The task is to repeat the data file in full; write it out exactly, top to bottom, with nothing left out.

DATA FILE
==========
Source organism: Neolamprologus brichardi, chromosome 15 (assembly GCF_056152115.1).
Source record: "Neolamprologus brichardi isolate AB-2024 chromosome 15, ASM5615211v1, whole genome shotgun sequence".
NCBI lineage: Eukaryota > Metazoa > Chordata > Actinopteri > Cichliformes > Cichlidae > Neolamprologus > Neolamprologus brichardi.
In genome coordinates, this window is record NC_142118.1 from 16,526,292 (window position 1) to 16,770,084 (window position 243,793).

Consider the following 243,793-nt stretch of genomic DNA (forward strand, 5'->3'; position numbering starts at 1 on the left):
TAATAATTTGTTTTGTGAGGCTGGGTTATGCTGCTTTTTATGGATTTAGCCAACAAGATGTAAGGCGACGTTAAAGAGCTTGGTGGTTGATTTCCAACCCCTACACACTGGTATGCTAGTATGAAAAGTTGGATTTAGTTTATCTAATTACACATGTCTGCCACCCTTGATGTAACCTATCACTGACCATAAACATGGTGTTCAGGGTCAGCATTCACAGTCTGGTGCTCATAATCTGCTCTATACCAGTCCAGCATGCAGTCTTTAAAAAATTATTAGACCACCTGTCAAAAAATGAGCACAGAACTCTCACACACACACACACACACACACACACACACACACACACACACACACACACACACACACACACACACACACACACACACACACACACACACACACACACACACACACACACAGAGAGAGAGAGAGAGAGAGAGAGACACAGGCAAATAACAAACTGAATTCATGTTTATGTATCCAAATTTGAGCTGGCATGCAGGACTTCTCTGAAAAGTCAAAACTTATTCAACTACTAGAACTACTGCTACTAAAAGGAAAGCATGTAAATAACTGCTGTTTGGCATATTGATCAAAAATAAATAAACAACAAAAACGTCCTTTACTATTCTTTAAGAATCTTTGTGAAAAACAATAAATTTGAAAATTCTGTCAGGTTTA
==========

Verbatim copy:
Source organism: Neolamprologus brichardi, chromosome 15 (assembly GCF_056152115.1).
Source record: "Neolamprologus brichardi isolate AB-2024 chromosome 15, ASM5615211v1, whole genome shotgun sequence".
NCBI lineage: Eukaryota > Metazoa > Chordata > Actinopteri > Cichliformes > Cichlidae > Neolamprologus > Neolamprologus brichardi.
In genome coordinates, this window is record NC_142118.1 from 16,526,292 (window position 1) to 16,770,084 (window position 243,793).

Consider the following 243,793-nt stretch of genomic DNA (forward strand, 5'->3'; position numbering starts at 1 on the left):
TAATAATTTGTTTTGTGAGGCTGGGTTATGCTGCTTTTTATGGATTTAGCCAACAAGATGTAAGGCGACGTTAAAGAGCTTGGTGGTTGATTTCCAACCCCTACACACTGGTATGCTAGTATGAAAAGTTGGATTTAGTTTATCTAATTACACATGTCTGCCACCCTTGATGTAACCTATCACTGACCATAAACATGGTGTTCAGGGTCAGCATTCACAGTCTGGTGCTCATAATCTGCTCTATACCAGTCCAGCATGCAGTCTTTAAAAAATTATTAGACCACCTGTCAAAAAATGAGCACAGAACTCTCACACACACACACACACACACACACACACACACACACACACACACACACACACACACACACACACACACACACACACACACACACACACACACACACACACACACACACACAGAGAGAGAGAGAGAGAGAGAGAGACACAGGCAAATAACAAACTGAATTCATGTTTATGTATCCAAATTTGAGCTGGCATGCAGGACTTCTCTGAAAAGTCAAAACTTATTCAACTACTAGAACTACTGCTACTAAAAGGAAAGCATGTAAATAACTGCTGTTTGGCATATTGATCAAAAATAAATAAACAACAAAAACGTCCTTTACTATTCTTTAAGAATCTTTGTGAAAAACAATAAATTTGAAAATTCTGTCAGGTTTA